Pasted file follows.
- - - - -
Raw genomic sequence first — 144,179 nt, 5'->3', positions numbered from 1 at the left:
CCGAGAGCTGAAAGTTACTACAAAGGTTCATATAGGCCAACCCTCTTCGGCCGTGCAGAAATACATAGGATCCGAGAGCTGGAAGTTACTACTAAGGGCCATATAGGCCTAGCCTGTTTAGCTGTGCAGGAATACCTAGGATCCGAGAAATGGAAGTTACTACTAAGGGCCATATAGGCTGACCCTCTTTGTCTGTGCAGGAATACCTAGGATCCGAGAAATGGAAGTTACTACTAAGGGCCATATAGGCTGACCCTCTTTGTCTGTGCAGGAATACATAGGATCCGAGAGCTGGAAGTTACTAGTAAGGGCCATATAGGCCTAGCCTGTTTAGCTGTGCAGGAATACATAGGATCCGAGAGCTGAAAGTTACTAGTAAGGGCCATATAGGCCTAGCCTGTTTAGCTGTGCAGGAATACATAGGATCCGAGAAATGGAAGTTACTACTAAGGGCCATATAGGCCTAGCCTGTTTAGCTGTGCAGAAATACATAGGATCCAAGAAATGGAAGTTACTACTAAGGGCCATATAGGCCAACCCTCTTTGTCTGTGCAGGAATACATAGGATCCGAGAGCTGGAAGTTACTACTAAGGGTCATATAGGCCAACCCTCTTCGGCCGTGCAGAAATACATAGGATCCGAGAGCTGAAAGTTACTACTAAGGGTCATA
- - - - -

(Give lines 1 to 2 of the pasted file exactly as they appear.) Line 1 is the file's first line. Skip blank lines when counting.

Raw genomic sequence first — 144,179 nt, 5'->3', positions numbered from 1 at the left:
CCGAGAGCTGAAAGTTACTACAAAGGTTCATATAGGCCAACCCTCTTCGGCCGTGCAGAAATACATAGGATCCGAGAGCTGGAAGTTACTACTAAGGGCCATATAGGCCTAGCCTGTTTAGCTGTGCAGGAATACCTAGGATCCGAGAAATGGAAGTTACTACTAAGGGCCATATAGGCTGACCCTCTTTGTCTGTGCAGGAATACCTAGGATCCGAGAAATGGAAGTTACTACTAAGGGCCATATAGGCTGACCCTCTTTGTCTGTGCAGGAATACATAGGATCCGAGAGCTGGAAGTTACTAGTAAGGGCCATATAGGCCTAGCCTGTTTAGCTGTGCAGGAATACATAGGATCCGAGAGCTGAAAGTTACTAGTAAGGGCCATATAGGCCTAGCCTGTTTAGCTGTGCAGGAATACATAGGATCCGAGAAATGGAAGTTACTACTAAGGGCCATATAGGCCTAGCCTGTTTAGCTGTGCAGAAATACATAGGATCCAAGAAATGGAAGTTACTACTAAGGGCCATATAGGCCAACCCTCTTTGTCTGTGCAGGAATACATAGGATCCGAGAGCTGGAAGTTACTACTAAGGGTCATATAGGCCAACCCTCTTCGGCCGTGCAGAAATACATAGGATCCGAGAGCTGAAAGTTACTACTAAGGGTCATA